Cesarean Birth in the United States: Epidemiology, Trends, and Outcomes

Reproductive Statistics Branch, Division of Vital Statistics, National Center for Health Statistics, Centers for Disease Control and Prevention, 3311 Toledo Road, Room 7318, Hyattsville, MD 20782, USA.
Clinics in Perinatology (Impact Factor: 2.44). 07/2008; 35(2):293-307, v. DOI: 10.1016/j.clp.2008.03.007
Source: PubMed


The percentage of United States cesarean births increased from 20.7% in 1996 to 31.1% in 2006. Cesarean rates increased for women of all ages, race/ethnic groups, and gestational ages and in all states. Both primary and repeat cesareans have increased. Increases in primary cesareans in cases of "no indicated risk" have been more rapid than in the overall population and seem the result of changes in obstetric practice rather than changes in the medical risk profile or increases in "maternal request." Several studies note an increased risk for neonatal and maternal mortality for medically elective cesareans compared with vaginal births.

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    • "Caesarean section rates are increasing and spontaneous vaginal birth rates are decreasing nationally and internationally (Laws and Sullivan, 2004; Betran et al., 2007; Hilder et al., 2014). Although caesarean section can be a life-saving operation when performed for certain medical indications (WHO, 2015), spontaneous vaginal birth is a safer birthing outcome for most women and their babies compared to caesarean section (Häger et al., 2004; Macdorman et al., 2008). As midwives we are the caretakers of normal birth and therefore partly responsible for both its decline and the solution to its decline. "
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    ABSTRACT: as concern for increasing rates of caesarean section and interventions in childbirth in Western countries mounts, the utility of the risk approach (inherent in the biomedical model of maternity care) is called into question. The theory of salutogenesis offers an alternative as it focuses on the causes of health rather than the causes of illness. Sense of coherence (SOC), the cornerstone of salutogenic theory, is a predictive indicator of health. We hypothesised that there is a relationship between a woman׳s SOC and the childbirth choices she makes in pregnancy. the study aims to investigate the relationship between SOC and women׳s pregnancy and anticipated labour choices. A cross sectional survey was conducted where eligible women completed a questionnaire that provided information on SOC scores, Edinburgh Postnatal Depression (EPDS) scores, Support Behaviour Inventory (SBI) scores, pregnancy choices and demographics. 1074 pregnant women completed the study. Compared to women with low SOC, women with high SOC were older, were less likely to identify pregnancy conditions, had lower EPDS scores and higher SBI scores. SOC was not associated with women׳s pregnancy choices. this study relates SOC to physical and emotional health in pregnancy as women with high SOC were less likely to identify pregnancy conditions, had less depressive symptoms and perceived higher levels of support compared to women with low SOC. Interestingly, SOC was not associated with pregnancy choices known to increase normal birth rates. More research is required to explore the relationship between SOC and women׳s birthing outcomes. Copyright © 2015 Elsevier Ltd. All rights reserved.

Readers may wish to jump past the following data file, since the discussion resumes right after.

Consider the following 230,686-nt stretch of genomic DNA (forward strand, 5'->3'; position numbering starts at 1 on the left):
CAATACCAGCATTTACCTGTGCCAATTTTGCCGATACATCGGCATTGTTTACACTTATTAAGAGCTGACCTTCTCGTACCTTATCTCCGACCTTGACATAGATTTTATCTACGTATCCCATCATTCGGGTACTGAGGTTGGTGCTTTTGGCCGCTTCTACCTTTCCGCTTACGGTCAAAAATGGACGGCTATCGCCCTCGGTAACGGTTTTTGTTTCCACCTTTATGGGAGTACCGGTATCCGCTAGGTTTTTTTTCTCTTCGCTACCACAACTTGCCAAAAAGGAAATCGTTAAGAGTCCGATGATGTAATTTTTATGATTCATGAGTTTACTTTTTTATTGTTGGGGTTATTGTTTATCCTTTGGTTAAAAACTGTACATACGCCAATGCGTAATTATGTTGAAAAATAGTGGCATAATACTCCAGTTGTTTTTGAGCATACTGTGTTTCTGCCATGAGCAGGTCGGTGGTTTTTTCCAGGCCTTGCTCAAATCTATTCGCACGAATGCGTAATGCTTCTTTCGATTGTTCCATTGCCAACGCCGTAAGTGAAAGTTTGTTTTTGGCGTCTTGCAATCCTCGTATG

Full-text · Article · Jul 2015 · Midwifery
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    • "The flaws in this approach are evident, for example, in the growing controversy over the unintended consequences of routine screening for breast cancer for women (Autier et al., 2011; Roukema, 2013), and in the increasing concern about the longer term (and even epigenetic) potential for adverse effects associated with the continuing rise in the use of caesarean section for an ever wider list of indications in maternity care (MacDorman et al., 2008; Dahlen et al., 2013; Witt et al., 2014). Both seem logical, as a means of preventing adverse events. "
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    ABSTRACT: The linear focus of 'normal science' is unable toadequately take account of the complex interactions that direct health care systems. There is a turn towards complexity theory as a more appropriate framework for understanding system behaviour. However, a comprehensive taxonomy for complexity theory in the context of health care is lacking. This paper aims to build a taxonomy based on the key complexity theory components that have been used in publications on complexity theory and health care, and to explore their explanatory power for health care system behaviour, specifically for maternity care. A search strategy was devised in PubMed and 31 papers were identified as relevant for the taxonomy. The final taxonomy for complexity theory included and defined 11components. The use of waterbirth and the impact of the Term Breech trial showed that each of the components of our taxonomy has utility in helping to understand how these techniques became widely adopted. It is not just the components themselves that characterise a complex system but also the dynamics between them. Copyright © 2015 Elsevier Ltd. All rights reserved.
    Full-text · Article · Jun 2015 · Midwifery
    • "Países industrializados, como Estados Unidos, Coréia do Sul e Itália têm taxas de cesáreas superiores à 30% (MACDORMAN et al., 2008). "

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